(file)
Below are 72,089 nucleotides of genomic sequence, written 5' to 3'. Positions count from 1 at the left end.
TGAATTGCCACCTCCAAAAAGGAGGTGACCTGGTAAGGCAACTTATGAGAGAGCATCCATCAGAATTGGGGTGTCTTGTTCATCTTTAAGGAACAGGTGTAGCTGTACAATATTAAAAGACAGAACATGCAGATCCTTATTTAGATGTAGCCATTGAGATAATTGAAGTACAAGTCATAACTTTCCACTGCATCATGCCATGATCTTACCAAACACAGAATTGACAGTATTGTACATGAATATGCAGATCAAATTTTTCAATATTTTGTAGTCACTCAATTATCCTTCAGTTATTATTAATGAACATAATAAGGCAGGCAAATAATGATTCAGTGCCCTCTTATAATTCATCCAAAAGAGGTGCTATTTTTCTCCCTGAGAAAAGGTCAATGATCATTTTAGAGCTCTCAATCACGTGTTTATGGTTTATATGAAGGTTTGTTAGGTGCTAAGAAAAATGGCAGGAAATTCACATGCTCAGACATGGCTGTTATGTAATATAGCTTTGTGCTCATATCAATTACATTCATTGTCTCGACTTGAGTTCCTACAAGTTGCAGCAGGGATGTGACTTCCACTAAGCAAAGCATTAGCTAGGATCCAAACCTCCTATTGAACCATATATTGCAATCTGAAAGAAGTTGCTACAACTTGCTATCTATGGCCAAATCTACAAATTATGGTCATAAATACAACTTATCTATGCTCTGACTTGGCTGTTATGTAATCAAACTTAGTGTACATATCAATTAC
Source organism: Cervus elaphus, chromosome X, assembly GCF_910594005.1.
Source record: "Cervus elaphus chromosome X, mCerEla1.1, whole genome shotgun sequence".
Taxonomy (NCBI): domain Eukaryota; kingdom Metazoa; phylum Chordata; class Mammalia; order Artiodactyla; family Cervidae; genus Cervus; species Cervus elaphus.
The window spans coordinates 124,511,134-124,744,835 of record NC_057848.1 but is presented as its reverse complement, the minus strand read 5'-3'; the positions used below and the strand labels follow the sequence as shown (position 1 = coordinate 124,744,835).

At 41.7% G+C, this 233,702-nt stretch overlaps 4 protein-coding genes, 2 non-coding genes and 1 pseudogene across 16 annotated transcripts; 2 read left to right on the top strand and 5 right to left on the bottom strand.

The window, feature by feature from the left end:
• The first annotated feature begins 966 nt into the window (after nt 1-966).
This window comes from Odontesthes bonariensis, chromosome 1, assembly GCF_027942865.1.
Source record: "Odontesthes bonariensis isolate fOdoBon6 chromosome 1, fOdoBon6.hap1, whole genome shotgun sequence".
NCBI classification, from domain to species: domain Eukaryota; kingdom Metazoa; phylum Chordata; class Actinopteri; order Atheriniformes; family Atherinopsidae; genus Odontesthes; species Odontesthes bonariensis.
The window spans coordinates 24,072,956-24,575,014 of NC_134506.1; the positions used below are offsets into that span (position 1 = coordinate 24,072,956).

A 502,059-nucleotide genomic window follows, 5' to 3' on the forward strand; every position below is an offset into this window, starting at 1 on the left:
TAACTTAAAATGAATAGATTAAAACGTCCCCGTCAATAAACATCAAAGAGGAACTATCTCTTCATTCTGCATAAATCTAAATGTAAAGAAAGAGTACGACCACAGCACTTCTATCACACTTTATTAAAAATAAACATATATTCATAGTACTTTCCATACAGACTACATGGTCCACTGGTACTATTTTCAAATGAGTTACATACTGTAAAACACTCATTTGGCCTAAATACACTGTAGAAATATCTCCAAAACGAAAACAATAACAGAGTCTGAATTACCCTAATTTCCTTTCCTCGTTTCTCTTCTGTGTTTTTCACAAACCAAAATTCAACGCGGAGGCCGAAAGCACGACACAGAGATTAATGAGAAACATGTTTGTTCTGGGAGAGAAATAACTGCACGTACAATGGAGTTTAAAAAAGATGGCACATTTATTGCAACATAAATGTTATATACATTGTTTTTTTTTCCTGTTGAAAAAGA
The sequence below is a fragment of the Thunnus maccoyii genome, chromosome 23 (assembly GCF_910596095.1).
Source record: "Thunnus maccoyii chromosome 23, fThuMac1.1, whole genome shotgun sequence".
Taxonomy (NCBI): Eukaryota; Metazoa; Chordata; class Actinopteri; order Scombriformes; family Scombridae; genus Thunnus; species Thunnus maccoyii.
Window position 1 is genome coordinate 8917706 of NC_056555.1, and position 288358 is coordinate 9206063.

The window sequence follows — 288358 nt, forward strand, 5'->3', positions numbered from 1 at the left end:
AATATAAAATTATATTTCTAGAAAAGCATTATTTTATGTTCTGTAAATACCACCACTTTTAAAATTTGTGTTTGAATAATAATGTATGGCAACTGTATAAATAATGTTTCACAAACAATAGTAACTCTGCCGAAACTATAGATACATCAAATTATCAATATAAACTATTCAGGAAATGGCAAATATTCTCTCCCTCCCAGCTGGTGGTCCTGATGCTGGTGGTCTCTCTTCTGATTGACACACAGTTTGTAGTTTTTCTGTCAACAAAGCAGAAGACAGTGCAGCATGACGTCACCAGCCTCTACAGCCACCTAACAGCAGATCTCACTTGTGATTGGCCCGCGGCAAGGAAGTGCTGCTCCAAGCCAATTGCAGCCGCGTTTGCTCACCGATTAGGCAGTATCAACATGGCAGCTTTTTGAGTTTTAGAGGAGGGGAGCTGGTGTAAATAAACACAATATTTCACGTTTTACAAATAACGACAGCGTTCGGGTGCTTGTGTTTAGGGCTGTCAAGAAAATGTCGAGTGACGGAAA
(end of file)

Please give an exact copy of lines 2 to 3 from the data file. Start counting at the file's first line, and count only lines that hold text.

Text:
TGAATTGCCACCTCCAAAAAGGAGGTGACCTGGTAAGGCAACTTATGAGAGAGCATCCATCAGAATTGGGGTGTCTTGTTCATCTTTAAGGAACAGGTGTAGCTGTACAATATTAAAAGACAGAACATGCAGATCCTTATTTAGATGTAGCCATTGAGATAATTGAAGTACAAGTCATAACTTTCCACTGCATCATGCCATGATCTTACCAAACACAGAATTGACAGTATTGTACATGAATATGCAGATCAAATTTTTCAATATTTTGTAGTCACTCAATTATCCTTCAGTTATTATTAATGAACATAATAAGGCAGGCAAATAATGATTCAGTGCCCTCTTATAATTCATCCAAAAGAGGTGCTATTTTTCTCCCTGAGAAAAGGTCAATGATCATTTTAGAGCTCTCAATCACGTGTTTATGGTTTATATGAAGGTTTGTTAGGTGCTAAGAAAAATGGCAGGAAATTCACATGCTCAGACATGGCTGTTATGTAATATAGCTTTGTGCTCATATCAATTACATTCATTGTCTCGACTTGAGTTCCTACAAGTTGCAGCAGGGATGTGACTTCCACTAAGCAAAGCATTAGCTAGGATCCAAACCTCCTATTGAACCATATATTGCAATCTGAAAGAAGTTGCTACAACTTGCTATCTATGGCCAAATCTACAAATTATGGTCATAAATACAACTTATCTATGCTCTGACTTGGCTGTTATGTAATCAAACTTAGTGTACATATCAATTAC
Source organism: Cervus elaphus, chromosome X, assembly GCF_910594005.1.